Yeager re-enacts historic sound barrier flight

Associated Press Modified: October 14, 2012 at 6:31 pm •  Published: October 14, 2012
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NELLIS AIR FORCE BASE, Nev. (AP) — Sixty-five years after becoming the first human to fly faster than the speed of sound, retired Air Force Brig. Gen. Chuck Yeager is still making noise.

The 89-year-old Yeager, who was featured in the movie "The Right Stuff," flew in the back seat Sunday of an F-15 Eagle as it broke the sound barrier at more than 30,000 feet above California's Mojave Desert — the same area where he first achieved the feat in 1947 while flying an experimental rocket plane.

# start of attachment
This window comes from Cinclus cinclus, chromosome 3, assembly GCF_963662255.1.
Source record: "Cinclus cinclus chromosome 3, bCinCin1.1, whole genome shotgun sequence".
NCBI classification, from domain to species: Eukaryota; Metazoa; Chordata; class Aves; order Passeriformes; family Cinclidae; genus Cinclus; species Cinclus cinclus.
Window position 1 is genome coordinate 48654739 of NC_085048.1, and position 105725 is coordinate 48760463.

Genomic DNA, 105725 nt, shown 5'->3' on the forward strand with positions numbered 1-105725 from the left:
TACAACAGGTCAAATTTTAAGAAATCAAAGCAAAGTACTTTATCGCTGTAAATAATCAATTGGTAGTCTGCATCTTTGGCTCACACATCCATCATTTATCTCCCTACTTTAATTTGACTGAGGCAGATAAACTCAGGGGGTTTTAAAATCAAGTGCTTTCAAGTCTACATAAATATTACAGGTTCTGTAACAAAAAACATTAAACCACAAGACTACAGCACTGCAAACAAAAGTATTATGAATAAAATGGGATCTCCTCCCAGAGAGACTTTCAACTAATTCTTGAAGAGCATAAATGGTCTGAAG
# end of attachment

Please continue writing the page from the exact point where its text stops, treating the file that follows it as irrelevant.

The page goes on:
The F-15 carrying Yeager took off from Nellis Air Force Base near Las Vegas and broke the sound barrier at 10:24 a.m. Sunday, exactly 65 years to the minute the then-Air Force test pilot made history.

It also happened on the same day that daredevil skydiver Felix Baumgartner shattered the sound barrier after making the highest jump ever from a balloon 128,100 feet above the Earth.

Baumgartner hit Mach 1.24, or 833.9 mph, according to preliminary data, and became the first man to reach supersonic speed without traveling in a jet or a spacecraft. He landed safely in the New Mexico desert after a descent of just more than nine minutes.

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